WALLACE: I want to move in the time we have left to perhaps the biggest issue -- North Korea.

This week, North Korea launched what's now is its longest-range ICBM missile. Here is how President Trump reacted to that.


DONALD TRUMP, PRESIDENT OF THE UNITED STATES: A missile was launched a little while ago from North Korea. I will only tell you that we will take care of it.


WALLACE: But China continues to export oil to North Korea, Russia continues to hire North Korean workers. So, how is the president going to, quote, take care of it?

MCMASTER: Well, the president's going to take care of it by, if we have to, doing more ourselves. But what we want to do is convince others, it is in their interest to do more.

China, as you know, has taken some unprecedented actions. And what we're asking China to do is, not do us or anybody else a favor, but to act in China's interest.

There's a real grave danger to China, to Russia, to all nations, by -- you know, from a North Korea that's armed with nuclear weapons. And of course, you have that direct threat, but you also have the threat of -- the potential of Japan, South Korea, others, arming themselves, possibly even with nuclear weapons. That is not in China's interest; it's not in Russia's interest.

And so, what the president's saying is, we all need to take care of it. If necessary, the president and the United States will have to take care of it, because he has said he's not going to allow this murderous, rogue regime to threaten the United States with the -- with the most --

WALLACE: Let me pick me up now --

MCMASTER: -- destructive weapons on the planet.

WALLACE: -- because this is my final question.

You have talked about preventive war -- that, at some point, if we can't get a diplomatic solution -- and that's your phrase, preventive war. What's the threshold for that?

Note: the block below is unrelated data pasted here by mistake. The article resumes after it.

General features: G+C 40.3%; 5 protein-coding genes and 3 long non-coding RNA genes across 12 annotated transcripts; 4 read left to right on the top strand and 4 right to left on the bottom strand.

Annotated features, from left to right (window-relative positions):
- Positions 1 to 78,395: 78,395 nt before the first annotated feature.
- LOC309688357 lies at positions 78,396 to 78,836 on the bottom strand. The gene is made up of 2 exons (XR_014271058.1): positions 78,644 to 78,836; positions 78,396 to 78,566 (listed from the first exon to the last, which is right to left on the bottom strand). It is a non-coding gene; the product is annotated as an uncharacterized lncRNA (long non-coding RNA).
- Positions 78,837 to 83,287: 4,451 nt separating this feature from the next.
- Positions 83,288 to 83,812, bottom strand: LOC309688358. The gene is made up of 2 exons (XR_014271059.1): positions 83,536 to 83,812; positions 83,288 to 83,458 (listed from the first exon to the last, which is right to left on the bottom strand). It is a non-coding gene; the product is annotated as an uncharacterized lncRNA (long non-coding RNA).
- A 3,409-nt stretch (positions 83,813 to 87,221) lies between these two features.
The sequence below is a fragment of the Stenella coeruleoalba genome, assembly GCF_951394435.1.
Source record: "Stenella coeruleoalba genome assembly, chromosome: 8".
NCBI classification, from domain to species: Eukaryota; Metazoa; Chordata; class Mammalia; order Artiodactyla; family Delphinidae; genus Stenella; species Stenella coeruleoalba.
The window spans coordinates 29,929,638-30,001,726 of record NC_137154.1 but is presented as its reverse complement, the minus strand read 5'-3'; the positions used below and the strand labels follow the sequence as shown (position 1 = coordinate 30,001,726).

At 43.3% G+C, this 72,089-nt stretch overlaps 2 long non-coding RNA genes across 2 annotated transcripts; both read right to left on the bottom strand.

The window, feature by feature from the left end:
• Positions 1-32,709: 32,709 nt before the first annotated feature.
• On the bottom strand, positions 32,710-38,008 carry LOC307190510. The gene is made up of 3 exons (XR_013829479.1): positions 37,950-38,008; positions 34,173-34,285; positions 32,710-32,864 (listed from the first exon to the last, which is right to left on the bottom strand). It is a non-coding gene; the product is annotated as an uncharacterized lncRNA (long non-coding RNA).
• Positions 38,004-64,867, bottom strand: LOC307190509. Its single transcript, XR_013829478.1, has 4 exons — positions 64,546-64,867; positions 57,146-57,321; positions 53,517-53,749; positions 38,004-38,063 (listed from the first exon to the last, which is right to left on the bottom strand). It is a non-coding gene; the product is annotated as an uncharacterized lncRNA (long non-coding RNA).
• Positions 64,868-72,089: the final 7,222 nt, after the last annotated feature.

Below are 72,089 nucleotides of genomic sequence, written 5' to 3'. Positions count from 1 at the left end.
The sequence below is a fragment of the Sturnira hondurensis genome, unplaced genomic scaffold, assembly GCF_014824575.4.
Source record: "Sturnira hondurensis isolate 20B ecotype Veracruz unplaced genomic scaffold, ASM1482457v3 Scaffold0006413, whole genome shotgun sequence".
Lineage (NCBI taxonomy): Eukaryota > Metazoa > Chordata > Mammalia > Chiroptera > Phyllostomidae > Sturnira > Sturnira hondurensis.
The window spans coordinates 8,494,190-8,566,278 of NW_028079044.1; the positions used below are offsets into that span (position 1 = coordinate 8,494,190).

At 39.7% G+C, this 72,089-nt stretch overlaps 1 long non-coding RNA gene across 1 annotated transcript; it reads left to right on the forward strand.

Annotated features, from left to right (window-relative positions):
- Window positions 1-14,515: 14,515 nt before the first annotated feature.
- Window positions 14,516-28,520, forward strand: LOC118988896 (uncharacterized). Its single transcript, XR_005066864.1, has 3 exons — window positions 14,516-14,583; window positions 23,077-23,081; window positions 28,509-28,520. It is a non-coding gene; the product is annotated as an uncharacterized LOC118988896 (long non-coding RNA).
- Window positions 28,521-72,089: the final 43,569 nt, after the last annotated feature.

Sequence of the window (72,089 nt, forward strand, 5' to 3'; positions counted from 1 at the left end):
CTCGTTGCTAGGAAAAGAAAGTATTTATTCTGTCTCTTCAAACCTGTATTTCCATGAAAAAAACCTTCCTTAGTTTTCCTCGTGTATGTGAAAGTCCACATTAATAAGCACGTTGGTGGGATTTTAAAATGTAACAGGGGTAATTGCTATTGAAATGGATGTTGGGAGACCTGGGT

And, conversely, we lived -- and, here we are at the Reagan Library -- for half a century with a Soviet Union that had thousands of warheads pointed at us through the policy of mutual assured destruction. They strike us, we strike them.

Why can't we, basically, coexist under that unpleasant reality with North Korea?

MCMASTER: Well, Chris, I don't think you or anybody else is willing to bet the farm, or a U.S. city on the decision-making -- rational decision-making of Kim Jong Un.

And as you know, this is a regime that's never met a weapon that it hasn't proliferated. It's a regime who's said what it -- clearly what its intentions are.

Its intentions are to use that weapon for nuclear blackmail, and then, to, quote, you know, "reunify" the peninsula under the red banner.

So, he would use this to get -- extract payoffs, as the regime has done with their nuclear program in the past, and to drive the States and our allies away from this peninsula that he would then try to dominate. And if you want to know what life looks like under a North Korea regime, you just have to look north of the 38th parallel.

The other really grave concern is the concern that he would proliferate or sell off these weapons to others. And there's never been a weapons system that North Korea has developed that it hasn't sold to somebody else.

So, you're looking at a grave threat directly from North Korea, but then, you're also looking, again, at the possibility of Japan, South Korea -- I don't know, I mean, Taiwan -- who else is going to -- Vietnam. Who else is going to conclude that to protect their populations, they need to have a similar capability?

So, this would be the most destabilizing development, I think, in the post-World War II period, and it is something that places us at direct risk, but places the world at risk.

WALLACE: General McMaster, thank you, thanks for your time, and what a great weekend here at the Reagan Library.